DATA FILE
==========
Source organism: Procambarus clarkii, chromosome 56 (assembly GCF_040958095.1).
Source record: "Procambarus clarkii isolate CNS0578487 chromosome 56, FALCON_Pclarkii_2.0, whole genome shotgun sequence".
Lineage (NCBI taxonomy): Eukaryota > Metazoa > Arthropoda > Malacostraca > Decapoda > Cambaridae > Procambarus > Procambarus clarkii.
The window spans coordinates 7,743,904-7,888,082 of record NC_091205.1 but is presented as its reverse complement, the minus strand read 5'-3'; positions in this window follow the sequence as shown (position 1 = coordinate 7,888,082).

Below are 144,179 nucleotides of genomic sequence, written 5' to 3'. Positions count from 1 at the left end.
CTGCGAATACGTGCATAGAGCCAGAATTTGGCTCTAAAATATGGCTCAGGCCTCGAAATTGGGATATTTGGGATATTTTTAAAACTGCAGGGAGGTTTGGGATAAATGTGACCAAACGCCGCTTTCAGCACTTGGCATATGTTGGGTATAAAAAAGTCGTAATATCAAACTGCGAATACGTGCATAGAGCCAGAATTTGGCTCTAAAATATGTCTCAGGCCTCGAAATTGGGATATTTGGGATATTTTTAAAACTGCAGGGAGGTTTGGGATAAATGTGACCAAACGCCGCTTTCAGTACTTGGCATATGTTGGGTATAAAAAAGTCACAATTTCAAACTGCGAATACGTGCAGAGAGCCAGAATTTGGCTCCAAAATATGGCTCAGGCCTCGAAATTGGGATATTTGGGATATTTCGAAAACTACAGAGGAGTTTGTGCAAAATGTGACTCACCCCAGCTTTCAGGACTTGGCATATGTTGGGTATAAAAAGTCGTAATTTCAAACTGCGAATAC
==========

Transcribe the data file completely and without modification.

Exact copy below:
Source organism: Procambarus clarkii, chromosome 56 (assembly GCF_040958095.1).
Source record: "Procambarus clarkii isolate CNS0578487 chromosome 56, FALCON_Pclarkii_2.0, whole genome shotgun sequence".
Lineage (NCBI taxonomy): Eukaryota > Metazoa > Arthropoda > Malacostraca > Decapoda > Cambaridae > Procambarus > Procambarus clarkii.
The window spans coordinates 7,743,904-7,888,082 of record NC_091205.1 but is presented as its reverse complement, the minus strand read 5'-3'; positions in this window follow the sequence as shown (position 1 = coordinate 7,888,082).

Below are 144,179 nucleotides of genomic sequence, written 5' to 3'. Positions count from 1 at the left end.
CTGCGAATACGTGCATAGAGCCAGAATTTGGCTCTAAAATATGGCTCAGGCCTCGAAATTGGGATATTTGGGATATTTTTAAAACTGCAGGGAGGTTTGGGATAAATGTGACCAAACGCCGCTTTCAGCACTTGGCATATGTTGGGTATAAAAAAGTCGTAATATCAAACTGCGAATACGTGCATAGAGCCAGAATTTGGCTCTAAAATATGTCTCAGGCCTCGAAATTGGGATATTTGGGATATTTTTAAAACTGCAGGGAGGTTTGGGATAAATGTGACCAAACGCCGCTTTCAGTACTTGGCATATGTTGGGTATAAAAAAGTCACAATTTCAAACTGCGAATACGTGCAGAGAGCCAGAATTTGGCTCCAAAATATGGCTCAGGCCTCGAAATTGGGATATTTGGGATATTTCGAAAACTACAGAGGAGTTTGTGCAAAATGTGACTCACCCCAGCTTTCAGGACTTGGCATATGTTGGGTATAAAAAGTCGTAATTTCAAACTGCGAATAC